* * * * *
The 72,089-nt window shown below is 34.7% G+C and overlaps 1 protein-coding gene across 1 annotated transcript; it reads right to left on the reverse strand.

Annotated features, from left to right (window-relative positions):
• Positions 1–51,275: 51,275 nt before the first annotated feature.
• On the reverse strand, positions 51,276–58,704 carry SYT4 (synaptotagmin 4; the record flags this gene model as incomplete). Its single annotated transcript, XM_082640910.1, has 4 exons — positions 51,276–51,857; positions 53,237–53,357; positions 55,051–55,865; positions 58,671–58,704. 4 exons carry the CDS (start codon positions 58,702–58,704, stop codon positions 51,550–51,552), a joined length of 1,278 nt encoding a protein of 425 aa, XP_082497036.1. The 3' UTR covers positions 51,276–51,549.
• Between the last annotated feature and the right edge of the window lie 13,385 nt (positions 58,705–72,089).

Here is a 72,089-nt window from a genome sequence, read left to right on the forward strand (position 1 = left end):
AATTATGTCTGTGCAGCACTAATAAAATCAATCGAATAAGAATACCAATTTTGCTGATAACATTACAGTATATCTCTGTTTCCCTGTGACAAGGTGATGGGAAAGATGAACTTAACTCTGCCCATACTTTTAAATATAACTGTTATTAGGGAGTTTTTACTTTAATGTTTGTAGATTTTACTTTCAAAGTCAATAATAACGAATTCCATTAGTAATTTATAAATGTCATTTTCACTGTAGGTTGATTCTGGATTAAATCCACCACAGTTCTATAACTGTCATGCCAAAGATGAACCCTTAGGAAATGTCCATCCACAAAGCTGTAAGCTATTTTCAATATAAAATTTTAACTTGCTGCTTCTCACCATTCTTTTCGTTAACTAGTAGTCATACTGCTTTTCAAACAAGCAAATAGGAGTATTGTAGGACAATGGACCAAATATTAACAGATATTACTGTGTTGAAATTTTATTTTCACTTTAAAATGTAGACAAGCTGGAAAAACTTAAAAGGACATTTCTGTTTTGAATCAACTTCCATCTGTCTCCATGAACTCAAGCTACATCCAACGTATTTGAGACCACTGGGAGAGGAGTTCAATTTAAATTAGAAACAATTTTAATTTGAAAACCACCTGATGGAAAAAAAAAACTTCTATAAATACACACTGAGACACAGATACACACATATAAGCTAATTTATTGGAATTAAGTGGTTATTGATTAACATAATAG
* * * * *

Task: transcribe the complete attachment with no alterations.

The 72,089-nt window shown below is 34.7% G+C and overlaps 1 protein-coding gene across 1 annotated transcript; it reads right to left on the reverse strand.

Annotated features, from left to right (window-relative positions):
• Positions 1–51,275: 51,275 nt before the first annotated feature.
• On the reverse strand, positions 51,276–58,704 carry SYT4 (synaptotagmin 4; the record flags this gene model as incomplete). Its single annotated transcript, XM_082640910.1, has 4 exons — positions 51,276–51,857; positions 53,237–53,357; positions 55,051–55,865; positions 58,671–58,704. 4 exons carry the CDS (start codon positions 58,702–58,704, stop codon positions 51,550–51,552), a joined length of 1,278 nt encoding a protein of 425 aa, XP_082497036.1. The 3' UTR covers positions 51,276–51,549.
• Between the last annotated feature and the right edge of the window lie 13,385 nt (positions 58,705–72,089).

Here is a 72,089-nt window from a genome sequence, read left to right on the forward strand (position 1 = left end):
AATTATGTCTGTGCAGCACTAATAAAATCAATCGAATAAGAATACCAATTTTGCTGATAACATTACAGTATATCTCTGTTTCCCTGTGACAAGGTGATGGGAAAGATGAACTTAACTCTGCCCATACTTTTAAATATAACTGTTATTAGGGAGTTTTTACTTTAATGTTTGTAGATTTTACTTTCAAAGTCAATAATAACGAATTCCATTAGTAATTTATAAATGTCATTTTCACTGTAGGTTGATTCTGGATTAAATCCACCACAGTTCTATAACTGTCATGCCAAAGATGAACCCTTAGGAAATGTCCATCCACAAAGCTGTAAGCTATTTTCAATATAAAATTTTAACTTGCTGCTTCTCACCATTCTTTTCGTTAACTAGTAGTCATACTGCTTTTCAAACAAGCAAATAGGAGTATTGTAGGACAATGGACCAAATATTAACAGATATTACTGTGTTGAAATTTTATTTTCACTTTAAAATGTAGACAAGCTGGAAAAACTTAAAAGGACATTTCTGTTTTGAATCAACTTCCATCTGTCTCCATGAACTCAAGCTACATCCAACGTATTTGAGACCACTGGGAGAGGAGTTCAATTTAAATTAGAAACAATTTTAATTTGAAAACCACCTGATGGAAAAAAAAAACTTCTATAAATACACACTGAGACACAGATACACACATATAAGCTAATTTATTGGAATTAAGTGGTTATTGATTAACATAATAG